This was the funniest TV catchphrase of 1993. It was a line from a Seinfeld episode called "The Outing." The joke centered on a misperception by a college newspaper writer that the series' main characters, Jerry Seinfeld and George Costanza, were a gay couple.
OK, do you see what's coming?
Earlier this month, here in 2015, the real-life comedian Jerry Seinfeld went on ESPN Radio and said: "I don't play colleges, but I hear a lot of people tell me, Don't go near colleges. They're so [politically correct].' " He also said younger people, "just want to use these words: That's racist;' That's sexist;' That's prejudice.' They don't know what they're talking about."
That rankled San Diego State University student Anthony Berteaux. The 20-year-old is an op-ed writer for SDSU's Daily Aztec, and also writes for the college version of Huffington Post.
Berteaux wrote an open letter on HuffPo attempting to school the legendary comedian on what the standards are today for comic presentation.
He wrote: "It isn't so much that college students are too politically correct (whatever your definition of that concept is), it's that comedy in our progressive society today can no longer afford to be crass, or provocative for the sake of being offensive. Sexist humor and racist humor can no longer exist in comedy because these concepts are based on archaic ideals that have perpetrated injustice against minorities in the past."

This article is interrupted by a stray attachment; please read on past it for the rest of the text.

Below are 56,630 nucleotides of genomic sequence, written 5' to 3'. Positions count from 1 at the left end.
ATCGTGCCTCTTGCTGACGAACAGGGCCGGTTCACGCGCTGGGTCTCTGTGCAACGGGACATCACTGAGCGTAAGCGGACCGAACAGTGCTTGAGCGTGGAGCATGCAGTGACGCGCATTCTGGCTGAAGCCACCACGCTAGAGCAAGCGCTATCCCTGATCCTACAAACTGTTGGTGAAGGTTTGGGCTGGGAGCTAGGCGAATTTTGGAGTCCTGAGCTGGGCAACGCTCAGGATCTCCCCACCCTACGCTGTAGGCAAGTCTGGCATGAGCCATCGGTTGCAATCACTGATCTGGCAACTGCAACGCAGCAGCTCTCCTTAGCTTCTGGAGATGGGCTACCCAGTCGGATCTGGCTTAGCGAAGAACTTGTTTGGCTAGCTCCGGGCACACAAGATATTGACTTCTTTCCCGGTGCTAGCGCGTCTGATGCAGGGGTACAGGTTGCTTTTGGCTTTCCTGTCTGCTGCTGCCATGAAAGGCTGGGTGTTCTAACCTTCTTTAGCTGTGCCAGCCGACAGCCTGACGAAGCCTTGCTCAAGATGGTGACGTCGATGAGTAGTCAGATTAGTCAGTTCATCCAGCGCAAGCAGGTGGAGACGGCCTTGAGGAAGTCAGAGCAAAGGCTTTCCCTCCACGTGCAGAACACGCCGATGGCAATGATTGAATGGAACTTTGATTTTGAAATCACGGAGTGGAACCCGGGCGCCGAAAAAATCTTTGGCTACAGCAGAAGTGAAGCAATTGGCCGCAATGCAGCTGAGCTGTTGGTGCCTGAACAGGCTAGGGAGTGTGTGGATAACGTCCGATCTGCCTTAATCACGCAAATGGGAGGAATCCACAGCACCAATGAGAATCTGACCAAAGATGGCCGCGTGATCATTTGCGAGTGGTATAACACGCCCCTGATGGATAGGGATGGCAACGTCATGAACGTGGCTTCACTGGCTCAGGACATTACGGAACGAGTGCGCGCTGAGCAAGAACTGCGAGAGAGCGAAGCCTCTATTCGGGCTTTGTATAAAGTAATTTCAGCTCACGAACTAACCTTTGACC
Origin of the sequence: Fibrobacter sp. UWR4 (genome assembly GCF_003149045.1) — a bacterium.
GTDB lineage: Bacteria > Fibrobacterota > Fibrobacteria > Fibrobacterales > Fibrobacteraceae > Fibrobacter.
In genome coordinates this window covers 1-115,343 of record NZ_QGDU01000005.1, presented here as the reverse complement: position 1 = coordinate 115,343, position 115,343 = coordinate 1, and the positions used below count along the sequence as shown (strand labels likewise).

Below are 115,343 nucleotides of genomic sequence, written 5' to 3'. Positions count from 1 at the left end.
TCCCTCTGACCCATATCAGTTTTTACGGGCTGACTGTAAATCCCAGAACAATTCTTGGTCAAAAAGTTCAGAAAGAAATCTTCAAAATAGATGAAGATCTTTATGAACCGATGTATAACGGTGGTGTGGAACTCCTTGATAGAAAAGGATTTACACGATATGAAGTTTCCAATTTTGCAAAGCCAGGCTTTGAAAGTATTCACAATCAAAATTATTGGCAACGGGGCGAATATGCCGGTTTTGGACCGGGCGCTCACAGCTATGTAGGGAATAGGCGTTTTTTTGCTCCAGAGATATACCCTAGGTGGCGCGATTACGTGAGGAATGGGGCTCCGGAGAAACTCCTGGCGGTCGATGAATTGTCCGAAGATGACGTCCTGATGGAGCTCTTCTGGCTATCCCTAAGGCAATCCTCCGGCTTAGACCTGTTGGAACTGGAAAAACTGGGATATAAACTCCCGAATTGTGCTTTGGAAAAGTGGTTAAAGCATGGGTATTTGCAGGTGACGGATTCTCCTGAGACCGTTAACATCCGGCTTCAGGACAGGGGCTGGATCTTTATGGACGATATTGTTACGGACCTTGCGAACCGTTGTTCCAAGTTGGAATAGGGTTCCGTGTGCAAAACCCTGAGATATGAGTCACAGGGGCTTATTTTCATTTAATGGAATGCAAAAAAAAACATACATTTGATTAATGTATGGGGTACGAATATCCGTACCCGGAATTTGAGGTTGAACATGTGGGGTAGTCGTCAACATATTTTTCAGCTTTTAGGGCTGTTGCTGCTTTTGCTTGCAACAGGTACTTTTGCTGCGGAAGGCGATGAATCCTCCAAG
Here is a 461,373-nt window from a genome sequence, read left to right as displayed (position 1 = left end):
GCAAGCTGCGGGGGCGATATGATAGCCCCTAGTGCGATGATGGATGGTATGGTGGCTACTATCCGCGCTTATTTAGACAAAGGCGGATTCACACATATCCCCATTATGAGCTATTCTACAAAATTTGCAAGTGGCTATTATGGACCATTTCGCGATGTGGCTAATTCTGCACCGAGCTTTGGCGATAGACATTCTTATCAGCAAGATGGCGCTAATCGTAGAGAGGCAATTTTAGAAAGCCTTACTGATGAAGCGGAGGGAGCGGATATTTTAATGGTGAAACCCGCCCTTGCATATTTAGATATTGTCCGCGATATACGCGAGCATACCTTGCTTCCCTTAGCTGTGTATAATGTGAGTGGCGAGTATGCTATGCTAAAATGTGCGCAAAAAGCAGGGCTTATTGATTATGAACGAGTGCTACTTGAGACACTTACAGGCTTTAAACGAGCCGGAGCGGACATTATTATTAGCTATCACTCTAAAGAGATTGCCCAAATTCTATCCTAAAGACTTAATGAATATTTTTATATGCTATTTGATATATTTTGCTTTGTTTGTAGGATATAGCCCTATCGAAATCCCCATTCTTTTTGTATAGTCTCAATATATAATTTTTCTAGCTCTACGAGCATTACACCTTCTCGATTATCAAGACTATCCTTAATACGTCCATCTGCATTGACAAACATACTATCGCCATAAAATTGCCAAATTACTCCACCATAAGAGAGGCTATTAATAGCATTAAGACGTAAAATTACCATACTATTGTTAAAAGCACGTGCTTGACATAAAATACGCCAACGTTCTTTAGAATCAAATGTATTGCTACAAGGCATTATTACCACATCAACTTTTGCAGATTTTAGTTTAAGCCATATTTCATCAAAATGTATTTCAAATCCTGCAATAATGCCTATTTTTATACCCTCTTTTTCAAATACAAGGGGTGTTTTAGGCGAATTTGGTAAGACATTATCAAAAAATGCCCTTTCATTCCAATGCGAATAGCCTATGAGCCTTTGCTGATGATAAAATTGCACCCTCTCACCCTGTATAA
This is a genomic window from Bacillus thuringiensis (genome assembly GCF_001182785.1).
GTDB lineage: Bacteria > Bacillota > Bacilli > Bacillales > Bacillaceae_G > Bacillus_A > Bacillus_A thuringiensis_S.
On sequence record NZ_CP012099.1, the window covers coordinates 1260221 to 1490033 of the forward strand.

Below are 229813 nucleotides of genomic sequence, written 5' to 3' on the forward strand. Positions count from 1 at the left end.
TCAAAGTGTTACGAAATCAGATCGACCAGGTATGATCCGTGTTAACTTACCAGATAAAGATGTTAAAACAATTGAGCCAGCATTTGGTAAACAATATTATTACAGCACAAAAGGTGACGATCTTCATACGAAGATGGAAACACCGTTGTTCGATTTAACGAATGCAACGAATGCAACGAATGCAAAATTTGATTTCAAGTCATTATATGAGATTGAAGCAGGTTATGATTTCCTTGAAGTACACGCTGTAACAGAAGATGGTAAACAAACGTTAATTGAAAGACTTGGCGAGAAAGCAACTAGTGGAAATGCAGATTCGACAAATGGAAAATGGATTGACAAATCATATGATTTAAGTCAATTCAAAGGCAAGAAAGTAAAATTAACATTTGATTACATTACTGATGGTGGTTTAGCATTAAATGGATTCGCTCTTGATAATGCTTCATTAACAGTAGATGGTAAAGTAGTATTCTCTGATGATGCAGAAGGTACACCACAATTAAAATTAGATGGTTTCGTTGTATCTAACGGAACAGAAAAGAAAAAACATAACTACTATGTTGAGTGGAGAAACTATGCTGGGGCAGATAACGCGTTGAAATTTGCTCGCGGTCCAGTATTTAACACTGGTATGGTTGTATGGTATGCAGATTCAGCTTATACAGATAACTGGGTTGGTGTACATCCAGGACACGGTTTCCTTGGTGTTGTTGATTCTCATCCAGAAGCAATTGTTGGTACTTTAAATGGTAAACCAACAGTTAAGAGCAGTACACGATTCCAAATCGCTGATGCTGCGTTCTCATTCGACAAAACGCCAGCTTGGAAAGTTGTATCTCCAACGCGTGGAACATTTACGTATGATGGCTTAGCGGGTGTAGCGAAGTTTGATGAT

Provocative TV comic Bill Maher couldn't let that go. His response last week to Berteaux's missive began: "Dear you little shit, I'm sure you're busy with your new letter explaining astrophysics to Stephen Hawking and giving jump shot pointers to Steph Curry, but try to get a clue."
Maher then made a series of non-PC statements and concluded that those jokes are, "perfectly okay. Because everyone gets made fun of for something. And it's never 100 percent fair."
On the face of things, Berteaux seems to be enjoying the public outcry his letter unleashed. He friended me on Facebook but did not respond to a request there for an interview. Give him this: he reposts and re-Tweets a lot of the negative reactions out there in the social media ether. His writing ability is exemplary for a person his age, and the kid has a future as a social commentator.
In this first step onto the big stage, unfortunately, his youth was showing. It's awesome that the next generation is sensitive toward race, gender and multiculturalism. But comedy is art, and to attempt to dictate to a comedian what one can and can't say is a form of censorship.
That's not to say Jerry Seinfeld's age isn't also apparent. The times, they are a-changin' (Jakob Dylan's father sang that). But Seinfeld's calling card is his observational wit. And two decades ago, he was using what is arguably the greatest TV sitcom ever to demonstrate creeping political correctness, even while doing comedy about being mistaken for a gay man.
In the mid-'90s, there'd never been a prime time television episode like "The Outing." The original script by Larry David, according to interviews on the DVD box set, was almost scrapped for fear of offending the gay community. But by adding the line "not that there's anything wrong with that" when referring to being perceived as gay, Seinfeld and David decided the episode would be socially acceptable. It simultaneously satirized both homophobia and political correctness.
In the world of real politics, it's correct to ask for racist Confederate flags to be taken off public buildings. But censoring art, speech and even comedy, is a side step to the left of enlightened thought.
If "The Outing" was produced today, would it be eviscerated by the PC brain police? I'd like to hope not. That episode, not incidentally, won the 1994 media award for Outstanding Comedy Episode from—wait for it—GLAAD, the organization formerly known as the Gay & Lesbian Alliance Against Defamation.
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